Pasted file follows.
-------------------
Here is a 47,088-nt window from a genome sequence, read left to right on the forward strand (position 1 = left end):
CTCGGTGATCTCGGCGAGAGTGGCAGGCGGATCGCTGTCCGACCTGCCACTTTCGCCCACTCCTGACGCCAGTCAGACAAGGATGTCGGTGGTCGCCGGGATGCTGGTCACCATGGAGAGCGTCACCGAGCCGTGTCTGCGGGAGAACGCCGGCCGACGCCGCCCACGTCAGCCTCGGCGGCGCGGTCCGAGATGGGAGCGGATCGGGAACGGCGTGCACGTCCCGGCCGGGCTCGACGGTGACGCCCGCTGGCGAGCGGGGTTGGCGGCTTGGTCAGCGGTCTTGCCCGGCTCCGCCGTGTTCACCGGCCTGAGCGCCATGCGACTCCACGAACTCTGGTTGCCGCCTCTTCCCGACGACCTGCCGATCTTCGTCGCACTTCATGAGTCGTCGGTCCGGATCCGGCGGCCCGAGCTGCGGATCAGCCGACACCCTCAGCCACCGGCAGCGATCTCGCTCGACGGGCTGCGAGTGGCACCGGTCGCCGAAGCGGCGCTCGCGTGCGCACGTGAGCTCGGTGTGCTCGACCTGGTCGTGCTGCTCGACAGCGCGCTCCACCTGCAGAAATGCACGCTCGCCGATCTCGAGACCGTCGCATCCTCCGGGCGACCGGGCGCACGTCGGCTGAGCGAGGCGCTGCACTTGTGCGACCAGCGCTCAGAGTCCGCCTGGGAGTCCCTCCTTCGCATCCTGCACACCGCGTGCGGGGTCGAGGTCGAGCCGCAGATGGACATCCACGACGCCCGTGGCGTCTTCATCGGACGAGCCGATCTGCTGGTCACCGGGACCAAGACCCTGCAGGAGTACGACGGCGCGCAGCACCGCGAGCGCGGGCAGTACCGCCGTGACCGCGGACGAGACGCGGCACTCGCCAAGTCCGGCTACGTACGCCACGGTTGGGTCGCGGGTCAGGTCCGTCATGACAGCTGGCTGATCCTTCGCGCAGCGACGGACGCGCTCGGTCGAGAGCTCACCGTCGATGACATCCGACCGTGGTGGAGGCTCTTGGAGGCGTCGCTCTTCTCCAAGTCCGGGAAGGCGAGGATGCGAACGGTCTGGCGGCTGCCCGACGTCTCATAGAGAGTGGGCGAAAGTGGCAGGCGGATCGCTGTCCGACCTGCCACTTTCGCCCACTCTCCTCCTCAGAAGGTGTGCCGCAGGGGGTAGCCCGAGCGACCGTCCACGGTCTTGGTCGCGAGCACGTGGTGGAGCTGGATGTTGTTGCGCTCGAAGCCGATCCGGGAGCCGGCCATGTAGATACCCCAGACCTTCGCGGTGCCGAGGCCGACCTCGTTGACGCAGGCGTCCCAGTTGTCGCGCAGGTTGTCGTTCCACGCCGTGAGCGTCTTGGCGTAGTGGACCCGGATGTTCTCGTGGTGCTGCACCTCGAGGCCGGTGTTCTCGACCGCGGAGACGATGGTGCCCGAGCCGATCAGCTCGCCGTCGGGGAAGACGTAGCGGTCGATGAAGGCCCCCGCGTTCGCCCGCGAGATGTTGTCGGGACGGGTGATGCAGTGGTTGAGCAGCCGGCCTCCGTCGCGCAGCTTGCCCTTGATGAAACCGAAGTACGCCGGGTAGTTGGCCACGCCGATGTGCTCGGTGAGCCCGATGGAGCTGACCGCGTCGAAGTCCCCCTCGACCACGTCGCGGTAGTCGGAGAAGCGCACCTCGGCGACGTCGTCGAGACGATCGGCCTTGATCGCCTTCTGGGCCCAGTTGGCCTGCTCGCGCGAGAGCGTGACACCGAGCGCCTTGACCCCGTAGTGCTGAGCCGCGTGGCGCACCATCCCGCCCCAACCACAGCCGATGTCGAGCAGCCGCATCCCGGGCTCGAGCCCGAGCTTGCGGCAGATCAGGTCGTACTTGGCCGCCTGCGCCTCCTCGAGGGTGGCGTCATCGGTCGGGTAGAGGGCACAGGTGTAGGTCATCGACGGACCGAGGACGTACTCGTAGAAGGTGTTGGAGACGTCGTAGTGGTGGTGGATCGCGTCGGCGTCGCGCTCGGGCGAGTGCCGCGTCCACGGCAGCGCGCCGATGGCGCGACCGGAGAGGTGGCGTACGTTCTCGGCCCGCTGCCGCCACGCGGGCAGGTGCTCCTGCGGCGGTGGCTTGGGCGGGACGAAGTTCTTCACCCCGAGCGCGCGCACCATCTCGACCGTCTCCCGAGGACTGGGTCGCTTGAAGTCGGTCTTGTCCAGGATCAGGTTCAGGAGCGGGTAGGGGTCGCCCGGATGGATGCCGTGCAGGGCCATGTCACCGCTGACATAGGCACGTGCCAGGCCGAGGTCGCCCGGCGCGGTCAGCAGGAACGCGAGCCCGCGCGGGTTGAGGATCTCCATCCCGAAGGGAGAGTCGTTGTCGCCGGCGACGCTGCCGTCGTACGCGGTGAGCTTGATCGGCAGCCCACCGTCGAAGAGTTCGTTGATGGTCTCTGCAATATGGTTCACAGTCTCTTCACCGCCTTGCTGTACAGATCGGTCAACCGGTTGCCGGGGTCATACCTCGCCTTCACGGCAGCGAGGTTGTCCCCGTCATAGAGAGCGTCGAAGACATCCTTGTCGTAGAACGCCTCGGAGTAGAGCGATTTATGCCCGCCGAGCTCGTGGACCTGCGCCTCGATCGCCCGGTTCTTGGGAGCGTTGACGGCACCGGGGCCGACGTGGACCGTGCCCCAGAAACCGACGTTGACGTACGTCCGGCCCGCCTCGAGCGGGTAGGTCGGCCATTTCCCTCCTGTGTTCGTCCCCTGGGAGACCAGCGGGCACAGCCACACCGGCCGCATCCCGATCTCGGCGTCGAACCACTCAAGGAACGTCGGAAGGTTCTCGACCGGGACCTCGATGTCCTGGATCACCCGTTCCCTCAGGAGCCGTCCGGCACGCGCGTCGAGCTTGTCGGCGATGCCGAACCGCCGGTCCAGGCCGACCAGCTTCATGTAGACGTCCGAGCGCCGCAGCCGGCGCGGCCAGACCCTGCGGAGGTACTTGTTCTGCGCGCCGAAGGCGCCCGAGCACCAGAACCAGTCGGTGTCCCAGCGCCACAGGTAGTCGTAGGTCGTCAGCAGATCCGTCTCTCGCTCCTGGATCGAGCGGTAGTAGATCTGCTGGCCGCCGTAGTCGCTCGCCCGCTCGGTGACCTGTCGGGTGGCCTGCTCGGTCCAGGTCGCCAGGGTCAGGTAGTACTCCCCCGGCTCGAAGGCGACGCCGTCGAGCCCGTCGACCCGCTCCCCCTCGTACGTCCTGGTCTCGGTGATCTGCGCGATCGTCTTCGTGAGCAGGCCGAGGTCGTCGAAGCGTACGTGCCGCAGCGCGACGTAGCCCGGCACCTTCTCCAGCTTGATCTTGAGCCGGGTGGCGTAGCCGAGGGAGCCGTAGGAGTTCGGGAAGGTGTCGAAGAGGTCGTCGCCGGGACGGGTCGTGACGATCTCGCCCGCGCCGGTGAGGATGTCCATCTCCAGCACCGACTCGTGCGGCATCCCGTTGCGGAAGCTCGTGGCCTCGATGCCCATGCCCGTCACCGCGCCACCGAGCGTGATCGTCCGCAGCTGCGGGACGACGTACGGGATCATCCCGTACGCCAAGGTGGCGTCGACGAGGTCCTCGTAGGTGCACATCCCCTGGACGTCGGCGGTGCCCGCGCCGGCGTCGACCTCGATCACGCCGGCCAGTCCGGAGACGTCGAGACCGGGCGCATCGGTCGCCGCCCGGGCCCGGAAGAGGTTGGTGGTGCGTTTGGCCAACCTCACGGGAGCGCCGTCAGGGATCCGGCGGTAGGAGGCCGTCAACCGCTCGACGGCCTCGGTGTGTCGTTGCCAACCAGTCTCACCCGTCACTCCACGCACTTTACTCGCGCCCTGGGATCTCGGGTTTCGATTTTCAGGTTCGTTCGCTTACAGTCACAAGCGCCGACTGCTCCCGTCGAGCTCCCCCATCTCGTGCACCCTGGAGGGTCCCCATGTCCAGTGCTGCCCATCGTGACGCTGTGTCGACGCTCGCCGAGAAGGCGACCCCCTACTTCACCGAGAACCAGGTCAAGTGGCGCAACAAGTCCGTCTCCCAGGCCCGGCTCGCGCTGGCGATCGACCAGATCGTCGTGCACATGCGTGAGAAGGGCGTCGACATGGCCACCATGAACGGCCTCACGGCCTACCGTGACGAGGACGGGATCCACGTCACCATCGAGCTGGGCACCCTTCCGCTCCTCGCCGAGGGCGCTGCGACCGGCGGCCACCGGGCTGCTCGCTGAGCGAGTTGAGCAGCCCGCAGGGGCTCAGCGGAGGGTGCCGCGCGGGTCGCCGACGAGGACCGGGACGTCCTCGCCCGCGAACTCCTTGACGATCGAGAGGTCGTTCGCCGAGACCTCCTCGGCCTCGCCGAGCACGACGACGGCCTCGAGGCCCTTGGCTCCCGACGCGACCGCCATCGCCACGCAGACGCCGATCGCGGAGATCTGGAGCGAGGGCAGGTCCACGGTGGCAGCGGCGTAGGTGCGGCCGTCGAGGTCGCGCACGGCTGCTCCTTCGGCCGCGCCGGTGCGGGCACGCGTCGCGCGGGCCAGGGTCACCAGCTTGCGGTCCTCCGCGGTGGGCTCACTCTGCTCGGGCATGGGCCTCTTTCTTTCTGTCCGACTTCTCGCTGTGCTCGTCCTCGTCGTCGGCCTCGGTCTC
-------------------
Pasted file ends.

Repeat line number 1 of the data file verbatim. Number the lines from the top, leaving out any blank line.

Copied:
Here is a 47,088-nt window from a genome sequence, read left to right on the forward strand (position 1 = left end):